The feedback control means for controlling the magnetic coupling 10 will now be described generally with reference to FIG. 6 and with greater detail with respect to FIG. 7. The system illustrated in FIG. 6 employs a single position sensor in a feedback loop for controlling the magnetic field of the magnetic coupling 10 formed by the opposed, oppositely wound electromagnets M1, M2 via a single power amplifier connected to both. However, the illustrated system may employ a dual sensor arrangement wherein each magnet is individually controlled by its own sensor and control feedback loop. In either event, the system would contain the same basic components which will now be described.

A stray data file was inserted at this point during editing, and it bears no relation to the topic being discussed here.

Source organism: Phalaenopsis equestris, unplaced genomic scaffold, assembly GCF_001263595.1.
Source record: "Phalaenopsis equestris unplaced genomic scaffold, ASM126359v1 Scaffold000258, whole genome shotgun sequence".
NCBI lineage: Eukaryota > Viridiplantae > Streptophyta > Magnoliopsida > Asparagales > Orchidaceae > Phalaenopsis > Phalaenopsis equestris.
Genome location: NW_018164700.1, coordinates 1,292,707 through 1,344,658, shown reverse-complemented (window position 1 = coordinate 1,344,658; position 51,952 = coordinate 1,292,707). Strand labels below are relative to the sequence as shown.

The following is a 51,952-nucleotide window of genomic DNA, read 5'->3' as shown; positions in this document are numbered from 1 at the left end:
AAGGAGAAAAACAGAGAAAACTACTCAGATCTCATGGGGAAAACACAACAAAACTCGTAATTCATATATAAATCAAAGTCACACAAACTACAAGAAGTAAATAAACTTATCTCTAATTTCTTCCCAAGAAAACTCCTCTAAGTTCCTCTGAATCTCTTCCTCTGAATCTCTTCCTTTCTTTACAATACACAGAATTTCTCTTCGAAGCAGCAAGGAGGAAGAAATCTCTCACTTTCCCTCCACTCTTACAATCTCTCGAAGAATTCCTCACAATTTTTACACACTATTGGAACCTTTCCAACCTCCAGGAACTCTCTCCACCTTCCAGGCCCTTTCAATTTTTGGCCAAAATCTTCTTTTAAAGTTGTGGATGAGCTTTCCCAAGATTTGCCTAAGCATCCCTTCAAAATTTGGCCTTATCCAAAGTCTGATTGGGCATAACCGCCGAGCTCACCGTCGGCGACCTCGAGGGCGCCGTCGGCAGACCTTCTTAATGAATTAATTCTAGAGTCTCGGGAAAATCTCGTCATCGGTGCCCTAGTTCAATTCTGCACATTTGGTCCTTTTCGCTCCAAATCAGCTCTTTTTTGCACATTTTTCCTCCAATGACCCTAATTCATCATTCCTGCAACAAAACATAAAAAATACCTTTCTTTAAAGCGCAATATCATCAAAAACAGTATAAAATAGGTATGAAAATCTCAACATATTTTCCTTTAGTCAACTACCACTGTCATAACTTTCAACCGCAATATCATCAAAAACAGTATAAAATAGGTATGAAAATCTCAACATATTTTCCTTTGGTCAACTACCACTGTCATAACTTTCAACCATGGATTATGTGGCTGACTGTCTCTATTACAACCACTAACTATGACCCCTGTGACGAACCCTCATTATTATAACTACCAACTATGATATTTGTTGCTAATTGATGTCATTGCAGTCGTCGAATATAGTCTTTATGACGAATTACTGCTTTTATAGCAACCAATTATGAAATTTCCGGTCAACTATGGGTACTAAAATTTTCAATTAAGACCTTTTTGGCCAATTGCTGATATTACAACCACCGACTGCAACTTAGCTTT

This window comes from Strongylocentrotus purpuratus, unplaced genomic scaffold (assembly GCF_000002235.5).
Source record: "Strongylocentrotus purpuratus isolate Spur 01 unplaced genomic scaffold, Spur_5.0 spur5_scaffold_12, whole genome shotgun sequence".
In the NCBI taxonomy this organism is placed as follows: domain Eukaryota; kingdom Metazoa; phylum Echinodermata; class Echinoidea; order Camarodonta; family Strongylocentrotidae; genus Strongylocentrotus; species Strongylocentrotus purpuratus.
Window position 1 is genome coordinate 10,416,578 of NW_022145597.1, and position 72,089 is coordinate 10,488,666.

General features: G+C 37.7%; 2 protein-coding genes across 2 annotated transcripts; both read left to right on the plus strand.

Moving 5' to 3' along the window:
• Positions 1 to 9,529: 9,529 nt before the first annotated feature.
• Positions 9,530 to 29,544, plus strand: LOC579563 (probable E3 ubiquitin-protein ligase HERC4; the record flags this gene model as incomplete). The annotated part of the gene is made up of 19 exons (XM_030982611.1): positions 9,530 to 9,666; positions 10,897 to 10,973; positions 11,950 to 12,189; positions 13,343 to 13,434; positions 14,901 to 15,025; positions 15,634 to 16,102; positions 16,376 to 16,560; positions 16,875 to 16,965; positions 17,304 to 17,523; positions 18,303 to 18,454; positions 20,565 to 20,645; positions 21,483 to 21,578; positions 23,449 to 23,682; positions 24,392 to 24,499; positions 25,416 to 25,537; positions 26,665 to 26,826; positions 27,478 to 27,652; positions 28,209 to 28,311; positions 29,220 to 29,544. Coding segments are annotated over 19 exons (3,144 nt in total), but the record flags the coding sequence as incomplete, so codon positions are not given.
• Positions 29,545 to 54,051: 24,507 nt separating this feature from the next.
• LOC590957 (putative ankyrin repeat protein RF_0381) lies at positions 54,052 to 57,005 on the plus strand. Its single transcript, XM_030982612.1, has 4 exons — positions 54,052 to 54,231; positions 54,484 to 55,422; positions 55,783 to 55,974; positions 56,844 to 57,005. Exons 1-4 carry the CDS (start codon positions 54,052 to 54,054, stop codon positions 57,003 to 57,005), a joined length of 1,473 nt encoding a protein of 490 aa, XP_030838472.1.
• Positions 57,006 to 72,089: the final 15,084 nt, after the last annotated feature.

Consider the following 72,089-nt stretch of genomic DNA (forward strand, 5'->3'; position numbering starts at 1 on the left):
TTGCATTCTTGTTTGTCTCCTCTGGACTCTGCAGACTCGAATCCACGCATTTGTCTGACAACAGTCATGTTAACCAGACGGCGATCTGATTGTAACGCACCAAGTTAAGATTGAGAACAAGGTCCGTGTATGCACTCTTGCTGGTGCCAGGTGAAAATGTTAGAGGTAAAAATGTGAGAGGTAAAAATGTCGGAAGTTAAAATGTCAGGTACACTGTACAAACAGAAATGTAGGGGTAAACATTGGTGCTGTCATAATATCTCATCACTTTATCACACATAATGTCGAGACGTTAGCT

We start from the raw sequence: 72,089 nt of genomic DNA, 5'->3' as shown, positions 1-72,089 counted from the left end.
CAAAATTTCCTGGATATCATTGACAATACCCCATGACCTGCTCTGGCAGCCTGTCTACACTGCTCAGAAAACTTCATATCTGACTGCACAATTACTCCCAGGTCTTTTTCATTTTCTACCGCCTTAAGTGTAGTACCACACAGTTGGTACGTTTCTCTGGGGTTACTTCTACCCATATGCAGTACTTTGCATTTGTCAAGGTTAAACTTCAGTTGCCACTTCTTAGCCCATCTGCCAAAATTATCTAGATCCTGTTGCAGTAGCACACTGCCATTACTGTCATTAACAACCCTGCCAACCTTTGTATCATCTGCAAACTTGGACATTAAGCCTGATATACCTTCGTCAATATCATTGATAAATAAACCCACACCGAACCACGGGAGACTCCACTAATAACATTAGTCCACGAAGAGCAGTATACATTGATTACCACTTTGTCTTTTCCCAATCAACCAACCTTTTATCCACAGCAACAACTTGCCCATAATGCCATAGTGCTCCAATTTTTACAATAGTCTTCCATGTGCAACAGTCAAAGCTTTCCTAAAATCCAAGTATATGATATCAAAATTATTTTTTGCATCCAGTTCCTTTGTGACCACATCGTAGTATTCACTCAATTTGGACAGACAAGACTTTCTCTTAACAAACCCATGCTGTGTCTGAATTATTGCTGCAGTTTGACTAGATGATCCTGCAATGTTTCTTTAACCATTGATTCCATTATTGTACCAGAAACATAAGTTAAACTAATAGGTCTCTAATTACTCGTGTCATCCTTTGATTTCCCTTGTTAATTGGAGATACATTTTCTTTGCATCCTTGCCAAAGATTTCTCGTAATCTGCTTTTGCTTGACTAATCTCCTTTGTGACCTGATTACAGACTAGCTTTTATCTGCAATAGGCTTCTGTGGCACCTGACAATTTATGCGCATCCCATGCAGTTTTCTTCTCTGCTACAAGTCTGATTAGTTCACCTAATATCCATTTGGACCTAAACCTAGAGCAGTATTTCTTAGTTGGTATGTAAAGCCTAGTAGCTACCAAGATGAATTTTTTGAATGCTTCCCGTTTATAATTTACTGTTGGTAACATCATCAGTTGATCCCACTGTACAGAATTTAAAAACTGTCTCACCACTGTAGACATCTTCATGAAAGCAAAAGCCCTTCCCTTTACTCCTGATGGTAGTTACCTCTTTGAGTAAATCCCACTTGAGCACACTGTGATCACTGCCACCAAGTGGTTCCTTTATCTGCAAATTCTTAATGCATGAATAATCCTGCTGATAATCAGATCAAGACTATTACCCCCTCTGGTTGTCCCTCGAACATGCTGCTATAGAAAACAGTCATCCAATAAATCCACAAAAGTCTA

In the system as represented in FIG. 6, the position sensor, for example single proximeter sensor, produces a signal that is proportional to the distance between the masses M0, M1, the DC component of the signal having been nulled to zero for a predetermined static position of the mass M1. The signal from the position sensor is amplified and a low pass filter used to reduce high frequency noise. After passing through the low pass filter 38, the signal from the position sensor is then split and provided to a stiffness gain amplifier 40 and a damping gain amplifier 42. The stiffness gain amplifier is used to control the stiffness of the magnetic coupling by producing an output which changes as a function of changes in the distance between the electromagnets M1, M2. The damping gain amplifier 42 produces an output which changes as a function of changes in the relative velocity of the first electromagnet M1 relative to the second electromagnet M2 that are reflected by the signal from the position sensor. Since velocity is the first derivative of distance, this result can be obtained by constructing the damping gain amplifier as a differentiating amplifier. The two outputs of the gain amplifiers 40, 42 are recombined in a linear gain summing amplifier 44 for producing a control signal based upon the sum of the outputs of the stiffness gain amplifier 40 and the damping gain amplifier 42. For stability purposes, the control signal from the summing amplifier 44 should be supplied to the power amplifier 36 via a lead network and/or other minor loop compensation network. It is noted that the power amplifier utilized as the power supply for the electromagnets is of conventional design, and other current generators may be utilized for the electromagnets, as well.